Wednesday, June 20, 2012

Author's Notes that Ruin a Novel

Most historical fictions end with a few pages of the author discussing the book. He/she will talk about the history, what was accurate and what was changed, how the research was done, what happened to the characters afterwards, things like that. Author's notes can be very interesting.


They can also ruin the entire book.


I've hated author's notes for many reasons. The problem I run into the most is when the author’s notes are more interesting than the novel. I've read multiple books that focus on a silly love story or a miniscule difficulty, have a happy ending, and then in the author’s notes there’s scandal, war, betrayal, struggle, and challenges no human should ever have to face, and yet the characters make it through. Why didn't the author write about that?

Sometimes I spend the entire book getting invested in the characters, only to find out in the author’s note they all met with tragedy. It breaks my heart. A book might be based on a love story and the author's notes reveal the couple broke up. I read one book that ended happily, then said in the author’s note all the characters died horrible, gruesome deaths.

Sometimes authors think their books are more accurate than they are, and you can tell by their notes. I read one novel where I happened to be familiar with the topic, for instance. In the notes, the author listed a few very minor discrepancies. I chuckled because I knew darn well those were not the only issues.

I've read more notes than I care to mention that say, “Everything in this book is true.” Bull. First off, even if it is all true you sound like a snob when you say it, and second off, just because you think your book is all true doesn’t mean you’re right. We are authors, not historians. Few of us know everything there is to know about our topic.

This might sound like a catch 22, but I also don’t like novels that have no author’s notes at all. They make me suspicious.

Don’t get me wrong; I've read author’s notes I've really liked.

For me, the best notes are the ones that shock me because I had no idea so much in the novel was true. The author will say in an off-hand way, “So after the character did this…” and I’ll think, “That really happened?! Seriously?”

Other good ones enrich the text by giving you more information the author couldn’t put in the novel. In Pope Joan, Donna Cross discussed the evidence supporting the idea that there was once a woman pope and the motivation the Catholic church might have had for keeping the story quiet, as well as their methods for doing so. It was fascinating.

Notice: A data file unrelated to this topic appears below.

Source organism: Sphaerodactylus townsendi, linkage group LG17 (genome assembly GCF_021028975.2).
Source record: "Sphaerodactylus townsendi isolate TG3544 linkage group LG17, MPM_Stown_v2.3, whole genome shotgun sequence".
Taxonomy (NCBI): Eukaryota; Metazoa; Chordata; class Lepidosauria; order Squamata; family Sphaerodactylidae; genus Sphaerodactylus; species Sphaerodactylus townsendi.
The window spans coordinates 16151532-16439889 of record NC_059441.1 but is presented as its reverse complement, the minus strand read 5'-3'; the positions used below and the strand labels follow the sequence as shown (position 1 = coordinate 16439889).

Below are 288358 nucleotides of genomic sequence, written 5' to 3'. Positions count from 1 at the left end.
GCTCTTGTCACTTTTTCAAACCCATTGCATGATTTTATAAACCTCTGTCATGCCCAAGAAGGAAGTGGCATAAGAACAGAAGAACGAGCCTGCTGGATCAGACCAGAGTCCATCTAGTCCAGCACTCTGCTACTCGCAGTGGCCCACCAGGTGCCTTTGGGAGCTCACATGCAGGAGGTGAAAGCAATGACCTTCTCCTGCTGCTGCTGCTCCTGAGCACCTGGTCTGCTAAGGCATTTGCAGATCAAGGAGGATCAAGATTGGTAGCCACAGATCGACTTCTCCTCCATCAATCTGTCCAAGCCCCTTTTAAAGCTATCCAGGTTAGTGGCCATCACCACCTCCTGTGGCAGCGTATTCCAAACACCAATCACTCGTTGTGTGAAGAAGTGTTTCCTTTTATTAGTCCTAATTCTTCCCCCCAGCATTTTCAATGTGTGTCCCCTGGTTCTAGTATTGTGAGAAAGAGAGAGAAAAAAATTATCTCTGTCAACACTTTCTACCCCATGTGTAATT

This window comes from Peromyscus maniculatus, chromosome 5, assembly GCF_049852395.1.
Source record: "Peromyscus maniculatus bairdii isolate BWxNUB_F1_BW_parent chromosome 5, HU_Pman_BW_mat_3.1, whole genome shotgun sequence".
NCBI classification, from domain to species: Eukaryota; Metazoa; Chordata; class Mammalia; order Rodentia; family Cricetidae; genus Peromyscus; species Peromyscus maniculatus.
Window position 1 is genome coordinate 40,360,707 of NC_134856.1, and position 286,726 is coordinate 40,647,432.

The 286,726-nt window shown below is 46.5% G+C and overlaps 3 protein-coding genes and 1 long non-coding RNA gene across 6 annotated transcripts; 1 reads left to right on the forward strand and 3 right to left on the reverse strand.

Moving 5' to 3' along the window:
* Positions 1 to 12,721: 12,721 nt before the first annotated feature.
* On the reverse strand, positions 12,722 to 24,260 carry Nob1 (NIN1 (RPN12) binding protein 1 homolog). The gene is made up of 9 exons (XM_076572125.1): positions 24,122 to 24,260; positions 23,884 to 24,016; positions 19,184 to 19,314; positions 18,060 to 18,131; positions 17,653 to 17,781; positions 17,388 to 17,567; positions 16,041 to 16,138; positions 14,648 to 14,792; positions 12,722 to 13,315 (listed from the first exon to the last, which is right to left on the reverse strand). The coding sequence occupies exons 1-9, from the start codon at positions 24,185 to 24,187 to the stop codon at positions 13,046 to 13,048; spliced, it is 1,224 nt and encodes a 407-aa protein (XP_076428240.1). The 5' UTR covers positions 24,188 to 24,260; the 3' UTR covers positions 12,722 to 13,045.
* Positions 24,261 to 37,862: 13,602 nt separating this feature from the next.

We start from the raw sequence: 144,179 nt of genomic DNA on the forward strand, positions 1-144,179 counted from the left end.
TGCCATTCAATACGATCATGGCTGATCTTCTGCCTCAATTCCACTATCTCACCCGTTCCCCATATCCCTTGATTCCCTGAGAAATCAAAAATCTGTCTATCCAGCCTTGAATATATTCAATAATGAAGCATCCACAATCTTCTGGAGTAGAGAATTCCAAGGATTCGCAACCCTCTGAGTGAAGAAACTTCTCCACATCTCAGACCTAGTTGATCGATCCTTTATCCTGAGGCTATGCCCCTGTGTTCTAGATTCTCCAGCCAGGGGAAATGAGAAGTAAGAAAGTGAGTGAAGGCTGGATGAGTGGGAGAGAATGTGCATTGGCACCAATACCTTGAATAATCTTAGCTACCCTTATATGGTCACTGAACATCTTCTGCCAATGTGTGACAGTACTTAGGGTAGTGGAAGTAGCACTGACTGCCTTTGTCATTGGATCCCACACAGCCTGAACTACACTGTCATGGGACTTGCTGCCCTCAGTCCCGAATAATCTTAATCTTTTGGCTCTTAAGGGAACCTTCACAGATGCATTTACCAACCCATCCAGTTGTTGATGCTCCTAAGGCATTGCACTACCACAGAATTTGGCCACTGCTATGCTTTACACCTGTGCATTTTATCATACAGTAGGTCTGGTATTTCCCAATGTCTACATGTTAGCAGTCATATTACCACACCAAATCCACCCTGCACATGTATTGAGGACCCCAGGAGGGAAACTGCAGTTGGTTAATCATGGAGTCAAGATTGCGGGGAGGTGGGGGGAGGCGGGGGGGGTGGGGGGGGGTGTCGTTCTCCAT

Others explain the author’s experience with the material. In Snow Flower and the Secret Fan, Lisa See described her Chinese upbringing and how her family taught her the same ideas her characters were taught (example: “Obey your husband, your mother-in-law, and your son.”) She talked about going to China and meeting an old woman with bound feet – one of the last. I longed to go on the same journeys.

Some notes explain the author’s emotional connection to the text. Going back to Snow Flower, Lisa See had an injury while writing that book and couldn't leave the house, so she felt the same isolation her character went through.




Do you ever get bugged by author's notes? Which novels have notes you've really liked?

4 comments:

  1. I always read author's notes because I want to be able to separate fact from fiction. I even Google events to find out what was made up in plots because I don't want to become confused later on into thinking something really happened when it didn't.

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  2. I usually always read the author's notes, unless it's just a list of every source he/she used. Unless I'm really interested in the time period, I don't care too much about the dusty sources and author used. I do agree that at times an author can sound snobbish or even, as you say, less researched than they really should be. Historical research requires knowing your stuff and if you're going to make it up, I'd like to know what was real and what wasn't and whether the author really knows the difference. Philippa Greggory drives me a little nuts because she usually writes like the book is pure truth, when I really know most of it isn't.

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  3. I happen to appreciate author's notes and wish more historical novelists would use them. For me, it is the place where I confess where I embellished and outright lied, I mean, invented.

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  4. I like to read author's notes and I include a brief one in my own historical novels, mostly telling what inspired the story and which incidents are based on actual events.

    Yet good fiction portrays an emotional truth -- more important to me than reading a book in which the author gets all the facts right but misses the point: To experience the life of another human being.

    I need to be convinced the historical author is a time traveler and no author's note can do that. Only superb imagination, talent, and a finely crafted story will do.

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